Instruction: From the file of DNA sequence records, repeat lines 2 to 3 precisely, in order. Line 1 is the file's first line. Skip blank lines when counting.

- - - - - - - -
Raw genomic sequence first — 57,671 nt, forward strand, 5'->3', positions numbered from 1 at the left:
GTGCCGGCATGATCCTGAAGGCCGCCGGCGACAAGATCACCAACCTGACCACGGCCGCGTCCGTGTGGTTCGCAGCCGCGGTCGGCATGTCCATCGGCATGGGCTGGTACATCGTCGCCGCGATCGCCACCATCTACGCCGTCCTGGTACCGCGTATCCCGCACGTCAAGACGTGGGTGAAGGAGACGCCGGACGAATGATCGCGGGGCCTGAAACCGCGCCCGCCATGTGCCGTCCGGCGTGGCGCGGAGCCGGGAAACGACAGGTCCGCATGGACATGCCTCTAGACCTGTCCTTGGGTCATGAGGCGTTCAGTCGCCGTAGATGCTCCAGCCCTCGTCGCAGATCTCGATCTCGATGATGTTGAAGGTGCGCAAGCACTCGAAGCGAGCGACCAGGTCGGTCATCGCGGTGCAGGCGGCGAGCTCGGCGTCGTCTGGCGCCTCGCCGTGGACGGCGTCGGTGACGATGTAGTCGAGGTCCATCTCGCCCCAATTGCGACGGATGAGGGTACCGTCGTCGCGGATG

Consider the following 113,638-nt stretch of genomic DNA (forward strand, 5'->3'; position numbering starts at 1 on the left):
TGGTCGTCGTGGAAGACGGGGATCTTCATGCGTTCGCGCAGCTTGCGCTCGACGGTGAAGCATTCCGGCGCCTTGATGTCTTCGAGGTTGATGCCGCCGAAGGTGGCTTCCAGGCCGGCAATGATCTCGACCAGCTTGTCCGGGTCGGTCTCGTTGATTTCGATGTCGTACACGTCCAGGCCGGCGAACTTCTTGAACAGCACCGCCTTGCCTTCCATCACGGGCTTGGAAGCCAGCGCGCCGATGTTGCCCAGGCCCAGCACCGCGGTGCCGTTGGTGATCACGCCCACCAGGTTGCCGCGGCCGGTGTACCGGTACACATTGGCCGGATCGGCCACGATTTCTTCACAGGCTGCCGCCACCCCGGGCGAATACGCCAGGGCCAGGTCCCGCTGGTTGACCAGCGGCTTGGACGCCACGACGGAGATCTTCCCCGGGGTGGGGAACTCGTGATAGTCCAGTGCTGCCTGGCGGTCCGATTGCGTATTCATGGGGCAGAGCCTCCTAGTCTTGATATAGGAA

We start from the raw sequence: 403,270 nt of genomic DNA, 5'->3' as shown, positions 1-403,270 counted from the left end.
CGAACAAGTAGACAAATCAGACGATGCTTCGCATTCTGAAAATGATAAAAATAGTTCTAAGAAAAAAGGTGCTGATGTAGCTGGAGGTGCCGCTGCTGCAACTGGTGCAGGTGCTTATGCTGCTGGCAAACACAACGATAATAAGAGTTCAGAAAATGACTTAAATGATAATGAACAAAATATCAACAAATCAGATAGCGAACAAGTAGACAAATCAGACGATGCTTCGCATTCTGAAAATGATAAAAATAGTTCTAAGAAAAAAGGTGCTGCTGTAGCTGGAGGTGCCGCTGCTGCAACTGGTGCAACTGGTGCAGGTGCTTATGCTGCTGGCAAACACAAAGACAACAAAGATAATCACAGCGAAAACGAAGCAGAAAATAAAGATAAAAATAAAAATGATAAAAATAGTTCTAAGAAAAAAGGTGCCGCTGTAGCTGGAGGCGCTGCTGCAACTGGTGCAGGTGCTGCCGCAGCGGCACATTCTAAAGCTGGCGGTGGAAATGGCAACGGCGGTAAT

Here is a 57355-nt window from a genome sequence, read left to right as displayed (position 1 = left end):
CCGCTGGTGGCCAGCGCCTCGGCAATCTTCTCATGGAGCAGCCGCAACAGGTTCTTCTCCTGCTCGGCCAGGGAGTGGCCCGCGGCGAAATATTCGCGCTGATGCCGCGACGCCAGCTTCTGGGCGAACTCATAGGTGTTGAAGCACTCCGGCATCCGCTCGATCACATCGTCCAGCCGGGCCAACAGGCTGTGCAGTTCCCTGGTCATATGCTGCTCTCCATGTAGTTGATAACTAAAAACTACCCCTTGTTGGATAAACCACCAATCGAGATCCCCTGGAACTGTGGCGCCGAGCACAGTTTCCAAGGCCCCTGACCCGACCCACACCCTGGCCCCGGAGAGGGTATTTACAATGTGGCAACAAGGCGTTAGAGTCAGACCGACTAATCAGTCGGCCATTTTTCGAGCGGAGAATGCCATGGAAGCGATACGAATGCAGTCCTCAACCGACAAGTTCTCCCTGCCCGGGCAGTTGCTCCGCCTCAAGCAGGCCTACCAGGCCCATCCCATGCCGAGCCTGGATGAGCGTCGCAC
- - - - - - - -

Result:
GTGCCGGCATGATCCTGAAGGCCGCCGGCGACAAGATCACCAACCTGACCACGGCCGCGTCCGTGTGGTTCGCAGCCGCGGTCGGCATGTCCATCGGCATGGGCTGGTACATCGTCGCCGCGATCGCCACCATCTACGCCGTCCTGGTACCGCGTATCCCGCACGTCAAGACGTGGGTGAAGGAGACGCCGGACGAATGATCGCGGGGCCTGAAACCGCGCCCGCCATGTGCCGTCCGGCGTGGCGCGGAGCCGGGAAACGACAGGTCCGCATGGACATGCCTCTAGACCTGTCCTTGGGTCATGAGGCGTTCAGTCGCCGTAGATGCTCCAGCCCTCGTCGCAGATCTCGATCTCGATGATGTTGAAGGTGCGCAAGCACTCGAAGCGAGCGACCAGGTCGGTCATCGCGGTGCAGGCGGCGAGCTCGGCGTCGTCTGGCGCCTCGCCGTGGACGGCGTCGGTGACGATGTAGTCGAGGTCCATCTCGCCCCAATTGCGACGGATGAGGGTACCGTCGTCGCGGATG

Consider the following 113,638-nt stretch of genomic DNA (forward strand, 5'->3'; position numbering starts at 1 on the left):